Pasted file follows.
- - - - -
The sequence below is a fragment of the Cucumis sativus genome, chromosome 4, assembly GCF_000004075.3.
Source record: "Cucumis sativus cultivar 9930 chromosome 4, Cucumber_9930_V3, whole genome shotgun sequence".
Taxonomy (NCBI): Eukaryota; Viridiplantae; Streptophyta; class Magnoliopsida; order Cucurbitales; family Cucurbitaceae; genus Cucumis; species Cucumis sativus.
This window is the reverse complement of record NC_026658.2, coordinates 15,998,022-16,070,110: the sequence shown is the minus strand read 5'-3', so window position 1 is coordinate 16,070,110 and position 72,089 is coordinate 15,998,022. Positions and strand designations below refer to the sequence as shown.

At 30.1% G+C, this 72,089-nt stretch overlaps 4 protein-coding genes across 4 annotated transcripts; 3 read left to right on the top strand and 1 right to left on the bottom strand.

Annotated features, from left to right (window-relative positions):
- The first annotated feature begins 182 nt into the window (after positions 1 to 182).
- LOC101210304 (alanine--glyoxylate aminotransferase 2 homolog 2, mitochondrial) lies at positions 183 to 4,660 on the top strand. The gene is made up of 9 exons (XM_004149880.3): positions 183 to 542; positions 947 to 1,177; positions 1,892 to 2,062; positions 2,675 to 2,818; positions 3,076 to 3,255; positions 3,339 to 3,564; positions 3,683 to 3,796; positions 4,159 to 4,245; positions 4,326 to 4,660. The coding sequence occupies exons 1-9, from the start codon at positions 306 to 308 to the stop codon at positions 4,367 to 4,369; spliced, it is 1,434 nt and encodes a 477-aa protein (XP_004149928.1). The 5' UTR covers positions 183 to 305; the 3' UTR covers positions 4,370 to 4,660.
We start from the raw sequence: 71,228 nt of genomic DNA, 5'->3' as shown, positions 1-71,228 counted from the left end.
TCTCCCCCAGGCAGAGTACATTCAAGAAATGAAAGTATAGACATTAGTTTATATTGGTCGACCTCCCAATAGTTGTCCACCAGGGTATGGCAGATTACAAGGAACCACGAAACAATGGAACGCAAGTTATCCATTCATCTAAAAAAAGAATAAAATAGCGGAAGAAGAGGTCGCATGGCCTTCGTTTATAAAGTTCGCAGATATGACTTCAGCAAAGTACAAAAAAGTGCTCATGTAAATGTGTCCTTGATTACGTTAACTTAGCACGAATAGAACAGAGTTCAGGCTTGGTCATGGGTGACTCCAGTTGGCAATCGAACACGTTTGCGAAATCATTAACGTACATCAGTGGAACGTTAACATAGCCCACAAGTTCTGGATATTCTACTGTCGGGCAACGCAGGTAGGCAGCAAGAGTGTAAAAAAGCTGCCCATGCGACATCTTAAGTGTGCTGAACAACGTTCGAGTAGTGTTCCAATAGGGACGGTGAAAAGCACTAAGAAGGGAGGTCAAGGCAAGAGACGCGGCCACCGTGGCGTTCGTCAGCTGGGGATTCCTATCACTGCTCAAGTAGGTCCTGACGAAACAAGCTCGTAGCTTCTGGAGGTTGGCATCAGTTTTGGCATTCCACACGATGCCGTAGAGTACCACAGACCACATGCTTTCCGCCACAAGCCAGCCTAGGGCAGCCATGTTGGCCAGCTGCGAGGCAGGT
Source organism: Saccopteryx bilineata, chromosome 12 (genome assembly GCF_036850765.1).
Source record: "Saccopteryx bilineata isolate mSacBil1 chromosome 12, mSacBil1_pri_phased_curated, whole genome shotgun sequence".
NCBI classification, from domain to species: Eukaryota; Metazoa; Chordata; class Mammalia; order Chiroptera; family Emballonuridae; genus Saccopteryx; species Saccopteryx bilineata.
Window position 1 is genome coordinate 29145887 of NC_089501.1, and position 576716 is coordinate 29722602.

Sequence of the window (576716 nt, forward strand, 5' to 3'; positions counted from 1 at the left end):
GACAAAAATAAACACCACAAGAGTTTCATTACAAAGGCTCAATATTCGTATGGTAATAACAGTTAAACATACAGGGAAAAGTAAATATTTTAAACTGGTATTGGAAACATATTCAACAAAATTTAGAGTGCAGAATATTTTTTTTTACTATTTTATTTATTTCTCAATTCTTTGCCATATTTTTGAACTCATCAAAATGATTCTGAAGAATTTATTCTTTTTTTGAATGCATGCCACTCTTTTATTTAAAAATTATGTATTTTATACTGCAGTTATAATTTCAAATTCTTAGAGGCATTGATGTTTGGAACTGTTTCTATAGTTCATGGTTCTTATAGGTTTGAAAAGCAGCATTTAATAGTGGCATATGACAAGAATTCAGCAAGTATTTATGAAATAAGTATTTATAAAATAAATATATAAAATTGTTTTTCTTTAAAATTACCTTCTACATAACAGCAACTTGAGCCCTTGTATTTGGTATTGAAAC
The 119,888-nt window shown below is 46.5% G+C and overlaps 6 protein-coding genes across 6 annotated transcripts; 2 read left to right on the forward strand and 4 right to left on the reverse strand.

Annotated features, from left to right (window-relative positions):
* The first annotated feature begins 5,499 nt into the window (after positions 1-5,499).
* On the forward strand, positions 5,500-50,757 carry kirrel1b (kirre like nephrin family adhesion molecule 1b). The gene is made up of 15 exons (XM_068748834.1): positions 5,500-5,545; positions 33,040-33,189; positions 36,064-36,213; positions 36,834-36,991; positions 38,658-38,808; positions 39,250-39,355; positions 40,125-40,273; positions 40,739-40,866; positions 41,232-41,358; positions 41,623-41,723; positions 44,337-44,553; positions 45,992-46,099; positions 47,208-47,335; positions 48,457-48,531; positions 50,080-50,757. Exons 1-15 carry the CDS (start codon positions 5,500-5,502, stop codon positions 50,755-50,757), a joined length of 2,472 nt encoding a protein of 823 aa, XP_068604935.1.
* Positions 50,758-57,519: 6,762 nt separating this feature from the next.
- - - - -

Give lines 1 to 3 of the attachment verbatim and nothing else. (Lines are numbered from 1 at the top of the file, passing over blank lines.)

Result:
The sequence below is a fragment of the Cucumis sativus genome, chromosome 4, assembly GCF_000004075.3.
Source record: "Cucumis sativus cultivar 9930 chromosome 4, Cucumber_9930_V3, whole genome shotgun sequence".
Taxonomy (NCBI): Eukaryota; Viridiplantae; Streptophyta; class Magnoliopsida; order Cucurbitales; family Cucurbitaceae; genus Cucumis; species Cucumis sativus.